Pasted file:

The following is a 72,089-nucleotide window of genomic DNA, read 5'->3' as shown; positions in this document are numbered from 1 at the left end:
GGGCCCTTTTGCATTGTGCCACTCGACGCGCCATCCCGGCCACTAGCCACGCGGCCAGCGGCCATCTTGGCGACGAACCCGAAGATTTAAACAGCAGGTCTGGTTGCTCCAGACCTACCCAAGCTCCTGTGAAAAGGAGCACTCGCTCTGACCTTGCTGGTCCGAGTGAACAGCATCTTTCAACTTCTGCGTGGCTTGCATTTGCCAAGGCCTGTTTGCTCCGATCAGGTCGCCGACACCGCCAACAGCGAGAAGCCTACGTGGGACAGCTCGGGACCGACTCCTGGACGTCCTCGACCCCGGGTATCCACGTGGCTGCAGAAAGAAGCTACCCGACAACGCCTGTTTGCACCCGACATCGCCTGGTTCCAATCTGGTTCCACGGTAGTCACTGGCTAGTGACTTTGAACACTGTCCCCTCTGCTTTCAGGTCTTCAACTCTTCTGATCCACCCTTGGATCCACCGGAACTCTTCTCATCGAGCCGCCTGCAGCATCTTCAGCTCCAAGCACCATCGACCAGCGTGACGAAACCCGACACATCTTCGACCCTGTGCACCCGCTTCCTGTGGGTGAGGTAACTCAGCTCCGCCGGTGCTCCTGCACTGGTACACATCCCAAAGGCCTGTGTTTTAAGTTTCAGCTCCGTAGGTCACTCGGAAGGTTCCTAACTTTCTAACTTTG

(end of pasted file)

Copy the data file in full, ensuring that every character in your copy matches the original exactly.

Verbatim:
The following is a 72,089-nucleotide window of genomic DNA, read 5'->3' as shown; positions in this document are numbered from 1 at the left end:
GGGCCCTTTTGCATTGTGCCACTCGACGCGCCATCCCGGCCACTAGCCACGCGGCCAGCGGCCATCTTGGCGACGAACCCGAAGATTTAAACAGCAGGTCTGGTTGCTCCAGACCTACCCAAGCTCCTGTGAAAAGGAGCACTCGCTCTGACCTTGCTGGTCCGAGTGAACAGCATCTTTCAACTTCTGCGTGGCTTGCATTTGCCAAGGCCTGTTTGCTCCGATCAGGTCGCCGACACCGCCAACAGCGAGAAGCCTACGTGGGACAGCTCGGGACCGACTCCTGGACGTCCTCGACCCCGGGTATCCACGTGGCTGCAGAAAGAAGCTACCCGACAACGCCTGTTTGCACCCGACATCGCCTGGTTCCAATCTGGTTCCACGGTAGTCACTGGCTAGTGACTTTGAACACTGTCCCCTCTGCTTTCAGGTCTTCAACTCTTCTGATCCACCCTTGGATCCACCGGAACTCTTCTCATCGAGCCGCCTGCAGCATCTTCAGCTCCAAGCACCATCGACCAGCGTGACGAAACCCGACACATCTTCGACCCTGTGCACCCGCTTCCTGTGGGTGAGGTAACTCAGCTCCGCCGGTGCTCCTGCACTGGTACACATCCCAAAGGCCTGTGTTTTAAGTTTCAGCTCCGTAGGTCACTCGGAAGGTTCCTAACTTTCTAACTTTG